Driving to the mountains

Listen, I tell you a mystery: We will not all sleep, but we will all be changed— in a flash, in the twinkling of an eye, at the last trumpet. For the trumpet will sound, the dead will be raised imperishable, and we will be changed. For the perishable must clothe itself with the imperishable, and the mortal with immortality. When the perishable has been clothed with the imperishable, and the mortal with immortality, then the saying that is written will come true: “Death has been swallowed up in victory.”*

“Where, O death, is your victory?
    Where, O death, is your sting?”^

The sting of death is sin, and the power of sin is the law. But thanks be to God! He gives us the victory through our Lord Jesus Christ. Therefore, my dear brothers and sisters, stand firm. Let nothing move you. Always give yourselves fully to the work of the Lord, because you know that your labor in the Lord is not in vain.
—the apostle Paul, 1 Corinthians 15:51-58

One of my ongoing challenges with living west of the Mississippi is the wide open spaces. For the first eighteen years of my life, if I saw a hill while riding in a car, within a short while we were up and over the hill. For a mountain, it might take an hour to get there…or not, since when we lived in Pittsburgh we were pretty much already on mountains. Florida was flat the way Central Texas is flat, but one would reach either the sea (east to west) or orange groves (north to south) in not too much time.

Here? Notsomuch.
Here we can see for a day’s drive, given just a little elevation. And it only gets worse the further west we go. On a train trip from Denver, Colorado to Berkeley, California we first spent a day where the mountains on the horizon didn’t budge. Neither larger nor smaller; never seeming any closer despite the blur of landscape out the side windows. Flat, flat, flat. Until we finally reached those mountains. Pop! Glorious, snow-drifted mountains full of tall trees.

I live for tall trees.
I hate driving.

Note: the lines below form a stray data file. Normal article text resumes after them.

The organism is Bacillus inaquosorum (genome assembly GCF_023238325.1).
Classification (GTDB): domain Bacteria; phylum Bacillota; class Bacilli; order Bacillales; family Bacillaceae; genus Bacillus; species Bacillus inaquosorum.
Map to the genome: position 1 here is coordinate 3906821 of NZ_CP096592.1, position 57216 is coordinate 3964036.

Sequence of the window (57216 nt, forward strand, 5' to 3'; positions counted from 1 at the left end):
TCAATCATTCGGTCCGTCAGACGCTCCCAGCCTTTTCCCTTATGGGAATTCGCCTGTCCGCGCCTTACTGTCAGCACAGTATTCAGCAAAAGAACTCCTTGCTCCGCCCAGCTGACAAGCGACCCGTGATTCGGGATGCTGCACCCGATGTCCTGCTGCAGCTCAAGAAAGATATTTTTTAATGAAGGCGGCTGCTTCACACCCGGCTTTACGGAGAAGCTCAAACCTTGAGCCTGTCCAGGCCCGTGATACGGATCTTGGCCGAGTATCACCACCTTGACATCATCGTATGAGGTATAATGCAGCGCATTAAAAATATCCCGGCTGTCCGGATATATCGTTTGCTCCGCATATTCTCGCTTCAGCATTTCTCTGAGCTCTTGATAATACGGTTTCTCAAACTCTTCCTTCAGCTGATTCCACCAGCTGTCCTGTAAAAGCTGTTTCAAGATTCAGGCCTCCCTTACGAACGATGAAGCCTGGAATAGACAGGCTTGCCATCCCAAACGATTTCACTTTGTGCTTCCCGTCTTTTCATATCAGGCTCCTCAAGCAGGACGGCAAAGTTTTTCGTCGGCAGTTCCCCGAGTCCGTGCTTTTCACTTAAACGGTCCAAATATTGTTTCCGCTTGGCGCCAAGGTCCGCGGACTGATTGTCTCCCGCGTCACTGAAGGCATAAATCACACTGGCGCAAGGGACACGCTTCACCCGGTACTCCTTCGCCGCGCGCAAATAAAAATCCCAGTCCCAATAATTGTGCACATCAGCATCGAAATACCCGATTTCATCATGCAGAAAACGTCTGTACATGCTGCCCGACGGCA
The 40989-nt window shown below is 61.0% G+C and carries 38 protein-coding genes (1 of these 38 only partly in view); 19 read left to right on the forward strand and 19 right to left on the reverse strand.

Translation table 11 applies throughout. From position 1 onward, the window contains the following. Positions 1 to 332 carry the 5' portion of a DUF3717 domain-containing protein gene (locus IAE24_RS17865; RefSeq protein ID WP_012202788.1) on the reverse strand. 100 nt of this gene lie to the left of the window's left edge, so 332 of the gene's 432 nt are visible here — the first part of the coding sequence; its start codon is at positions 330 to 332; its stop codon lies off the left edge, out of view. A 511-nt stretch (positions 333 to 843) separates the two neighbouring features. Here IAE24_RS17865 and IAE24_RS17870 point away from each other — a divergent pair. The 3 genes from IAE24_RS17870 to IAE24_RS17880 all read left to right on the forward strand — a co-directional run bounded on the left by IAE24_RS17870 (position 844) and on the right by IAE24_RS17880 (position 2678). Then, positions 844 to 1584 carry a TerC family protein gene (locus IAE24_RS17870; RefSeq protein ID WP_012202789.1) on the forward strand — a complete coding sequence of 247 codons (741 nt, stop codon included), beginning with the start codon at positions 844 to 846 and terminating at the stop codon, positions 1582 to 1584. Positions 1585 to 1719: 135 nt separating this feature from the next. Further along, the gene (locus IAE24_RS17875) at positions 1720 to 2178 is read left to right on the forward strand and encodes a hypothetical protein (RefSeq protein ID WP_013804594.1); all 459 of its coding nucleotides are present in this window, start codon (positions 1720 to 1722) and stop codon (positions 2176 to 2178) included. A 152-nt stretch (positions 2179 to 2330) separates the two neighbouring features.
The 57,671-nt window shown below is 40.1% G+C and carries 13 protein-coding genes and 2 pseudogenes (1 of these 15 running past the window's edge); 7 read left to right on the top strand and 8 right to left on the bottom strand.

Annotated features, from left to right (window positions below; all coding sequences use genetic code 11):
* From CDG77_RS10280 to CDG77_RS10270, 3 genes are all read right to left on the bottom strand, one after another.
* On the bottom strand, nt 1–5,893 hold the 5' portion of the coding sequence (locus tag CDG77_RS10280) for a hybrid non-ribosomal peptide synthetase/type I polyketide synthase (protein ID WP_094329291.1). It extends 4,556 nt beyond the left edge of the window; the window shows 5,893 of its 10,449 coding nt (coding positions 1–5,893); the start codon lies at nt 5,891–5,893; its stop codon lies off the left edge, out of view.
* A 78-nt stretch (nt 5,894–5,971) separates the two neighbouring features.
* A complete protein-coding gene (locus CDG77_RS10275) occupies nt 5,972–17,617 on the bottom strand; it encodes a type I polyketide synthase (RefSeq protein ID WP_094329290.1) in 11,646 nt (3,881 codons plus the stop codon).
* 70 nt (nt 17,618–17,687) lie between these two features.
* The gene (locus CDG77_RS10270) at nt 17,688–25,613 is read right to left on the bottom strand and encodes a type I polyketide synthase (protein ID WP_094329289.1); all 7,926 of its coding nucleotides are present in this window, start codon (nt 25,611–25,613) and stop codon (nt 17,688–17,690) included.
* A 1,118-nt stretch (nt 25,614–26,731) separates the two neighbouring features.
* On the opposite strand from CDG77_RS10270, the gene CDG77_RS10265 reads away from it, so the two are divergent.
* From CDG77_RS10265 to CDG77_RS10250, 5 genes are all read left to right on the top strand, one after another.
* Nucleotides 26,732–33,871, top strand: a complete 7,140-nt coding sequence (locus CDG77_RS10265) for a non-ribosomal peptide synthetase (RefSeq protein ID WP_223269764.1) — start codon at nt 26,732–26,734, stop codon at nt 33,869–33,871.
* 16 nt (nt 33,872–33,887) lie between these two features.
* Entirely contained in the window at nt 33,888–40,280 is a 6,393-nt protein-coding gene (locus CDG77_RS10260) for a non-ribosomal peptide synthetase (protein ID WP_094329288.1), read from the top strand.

For a sunny-tempered soul, I hover on the edge of existential pointlessness a lot. It may be the strange, profound realism of my kind of brain, but it can be challenging to shift myself into making an effort to <insert item here>, because I can easily see how not doing <insert item here> would likewise sink without a ripple into the quicksand of a century. Or even a decade. Which never-scheduled doctor’s appointment from April 2007 do you remember? Indeed.

Still, I’m not an Epicurean. The approach makes all kinds of sense to my brain, but my gut shakes its head and says, nuh-uh. All of me affirms that there is more to life than sensation and the chattering of my brain, and heart and experience both bring me to confess Christ dead, Christ risen, Christ come again. I may be standing on the plains of Kansas, but I can see the Rockies from here.

I’m writing this on Good Friday, God’s Friday, as my friend Leon pointed out. Yesterday my congregation began our annual traverse from Palm Sunday’s hilltop celebration down into the valley by removing all the Christ-symbols from our worship space. Soon I will head out with my brother-in-law T to walk on the “wild side” by joining a city-wide Good Friday worship service. (We’re both introverts AND both east-coast Presbyterian; this completely qualifies as wild.) Today is the day we remember the trial of Jesus of Nazareth and his execution, when we honor his choice to die on our behalf.

We say, “On the third day, he rose again from the dead.” So for a little while, we wait in darkness.

But while we, today, know how this part of the story comes out—that we’ll be singing and dancing again on Easter—at the time, no one was quite sure whether the darkness would continue, and for how long. And while we, today, know of Christ risen, we are in the same place as the apostle Paul was, millennia ago, as we wait for Christ come again.

We can just barely see the mountains from here. And boy, do we hate the long drive. “But listen, I tell you a mystery!” One day, pop!

In the meantime, again I give myself fully to the work of the Lord, because I know that my labor in the Lord is not in vain. Drive on.


*On this mountain he will destroy / the shroud that enfolds all peoples, / the sheet that covers all nations; / he will swallow up death forever. —Isaiah 25:7-8

^“I will deliver this people from the power of the grave; / I will redeem them from death. / Where, O death, are your plagues? / Where, O grave, is your destruction?” —so says the LORD, in Hosea 13:14